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article imageOp-Ed: Saudi King Abdullah, the great reformist?

By Katerina Nikolas     Nov 27, 2012 in World
Saudi King Abdullah is rumoured to be clinically dead. If the rumours are true then the death of a great reformist will bring sycophantic tributes from weapon-selling oil-guzzling nations. But by whose standards is the Guardian of the Kingdom a reformist?
Perhaps in comparison to the Taliban King Abdullah could be considered reformist, but not by any standards in the west. Digital Journal reported the Saudi monarch has been acclaimed as topping the list of the 500 most influential personalities in the Muslim world by the Royal Islamic Strategic Studies Center (RISSC). The RISSC proclaimed the King's assurance of women’s rights and his efforts in combating religious fascists.
Certainly King Abdullah made history by giving Saudi women the right to vote in Sept. 2011. As yet no woman has voted in the Kingdom and the ruling could be revoked by a subsequent successor to the Saudi throne. He has hardly championed women's right to drive: the Kingdom remains the only country in the world that imposes a ban on women driving, in spite of a campaign by Saudi women to overturn the diktat.
Saudi women are forced to wear the all encompassing black abaya: are currently electronically monitored; and have less rights than a male child. Although their job opportunities are increasing with the ban on males selling women's lingerie, they are routinely subjected to harsh discipline imposed by the all important male members of their family.
The Kingdom also denies basic rights to the huge influx of foreign workers, cancelling work contracts with several countries which complained their citizens should have the right not to be abused. Saudi citizens are perfectly within their rights to keep the passports of foreign workers, leaving women in particular in a vulnerable position if they happen to work for a sex-crazed Saudi or a household that routinely fails to pay wages and delights in a spot of physical torture.
Regarding King Abdullah's combating religious fascists, there are less terror attacks within the Kingdom now. However, Saudi funds the spread of Salafism throughout the world. Salafists like to impose the Saudi version of strict sharia law on unwilling populations; happily destroy ancient statues which clash with their sense of culture; allow women no freedom in their choice of dress; enjoy a spot of stoning, beheading and hand lopping: and ban homosexuality and alcohol. Reminiscent of England's Cromwell years, the Salafists want everyone to be as miserable as they are by outlawing fun.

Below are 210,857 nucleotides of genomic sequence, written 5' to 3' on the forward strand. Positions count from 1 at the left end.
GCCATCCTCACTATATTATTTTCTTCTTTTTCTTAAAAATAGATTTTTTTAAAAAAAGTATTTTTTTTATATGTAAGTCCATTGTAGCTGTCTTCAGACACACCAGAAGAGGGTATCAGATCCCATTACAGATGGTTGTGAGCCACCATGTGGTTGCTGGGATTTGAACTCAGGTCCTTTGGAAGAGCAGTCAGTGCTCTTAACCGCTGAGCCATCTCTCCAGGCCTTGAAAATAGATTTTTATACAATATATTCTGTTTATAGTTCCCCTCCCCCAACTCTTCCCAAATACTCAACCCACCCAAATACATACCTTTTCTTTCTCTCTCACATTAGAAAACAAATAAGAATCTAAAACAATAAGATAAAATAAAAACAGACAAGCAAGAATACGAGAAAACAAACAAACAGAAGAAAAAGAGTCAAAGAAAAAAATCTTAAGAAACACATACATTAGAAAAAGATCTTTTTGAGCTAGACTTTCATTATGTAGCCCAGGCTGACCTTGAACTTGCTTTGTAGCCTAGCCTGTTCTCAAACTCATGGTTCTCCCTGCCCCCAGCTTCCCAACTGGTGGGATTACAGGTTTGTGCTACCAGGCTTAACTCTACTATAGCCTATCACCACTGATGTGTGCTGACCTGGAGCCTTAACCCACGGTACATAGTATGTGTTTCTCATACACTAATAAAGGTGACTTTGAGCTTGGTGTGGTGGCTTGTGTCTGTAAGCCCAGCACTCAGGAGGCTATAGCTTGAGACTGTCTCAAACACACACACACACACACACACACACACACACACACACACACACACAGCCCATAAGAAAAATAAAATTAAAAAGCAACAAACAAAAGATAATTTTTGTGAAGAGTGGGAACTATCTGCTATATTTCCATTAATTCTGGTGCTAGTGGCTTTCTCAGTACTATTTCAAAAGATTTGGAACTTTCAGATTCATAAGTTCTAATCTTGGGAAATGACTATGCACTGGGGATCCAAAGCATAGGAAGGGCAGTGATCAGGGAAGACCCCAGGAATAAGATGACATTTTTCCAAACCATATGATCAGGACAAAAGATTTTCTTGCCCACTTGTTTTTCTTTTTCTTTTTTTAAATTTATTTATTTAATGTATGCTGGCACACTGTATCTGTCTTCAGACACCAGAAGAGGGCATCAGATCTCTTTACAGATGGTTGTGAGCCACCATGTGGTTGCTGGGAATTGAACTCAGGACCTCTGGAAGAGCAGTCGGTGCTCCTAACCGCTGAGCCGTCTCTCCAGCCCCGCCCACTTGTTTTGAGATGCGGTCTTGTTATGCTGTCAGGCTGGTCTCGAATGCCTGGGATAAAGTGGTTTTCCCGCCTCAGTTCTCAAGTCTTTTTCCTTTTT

The notion of King Abdullah curtailing the activities of religious fascists hardly holds up as he allows complete leeway to the great representative of Islam, Saudi Grand Mufti Sheikh Abdul Aziz Al-Asheikh. In recent months the Grand Mufti has been quick to issue fatwas and opinions, including a fatwa against Saudis' speaking to foreign media and another that decreed it "necessary to destroy all the churches" in the Arabian Peninsula.
The Kingdom has shown itself to be a great supporter of the so-called "Arab Spring", supporting the overthrow of the current Syrian regime and the ousting of Colonel Gaddafi. Saudi openly supports the overthrow of Iran, as Sunni ruled Saudi Arabia has no truck with those pesky Shiites. However, no protests are allowed in Saudi itself and the Kingdom was quick to send troops and tanks to defend the regime of the neighbouring Bahrain monarch that believes in silencing his opponents. Bahrain is home to America's 5th fleet of course so Saudi Arabia was free to get on with suppressing the protesters objecting to the al-Khalifa regime.
The Saudi monarchy has a reputation for turning a blind eye to the nefarious activities of members of the extended royal clan. While drugs, booze and homosexuality are banned for the common folk, many Saudi royals are known for their indulgence, highlighting the hypocrisy of oil-rich elite. Witness the antics of Saud Abdulaziz bin Nasser al Saud, who murdered his servant lover in a London hotel; Saudi Prince Nayef bin Sultan bin Fawwaz al-Shaalan and his role in drug smuggling; and the excesses of younger royals reported by WikiLeaks.
The Saudi monarch presumably supports the silencing of his own population as he has absolute power in the Kingdom. Not only are protests suppressed and protesters thrown in dank prison cells without trial, Internet blasphemers also get room and board in Saudi jails. Hamza Kashgari is still languishing in jail after airing his doubts about Prophet Mohammed on Twitter. His Saudi supporters have been threatened.
King Abdullah may give the impression of being a benign senior citizen who has earned the respect of President's and the powerful, but Saudi Arabia remains mired in the dark ages as far as personal freedoms are concerned. If the need for oil and weapons sales dried up tomorrow, who would applaud King Abdullah as a great reformer?
This opinion article was written by an independent writer. The opinions and views expressed herein are those of the author and are not necessarily intended to reflect those of
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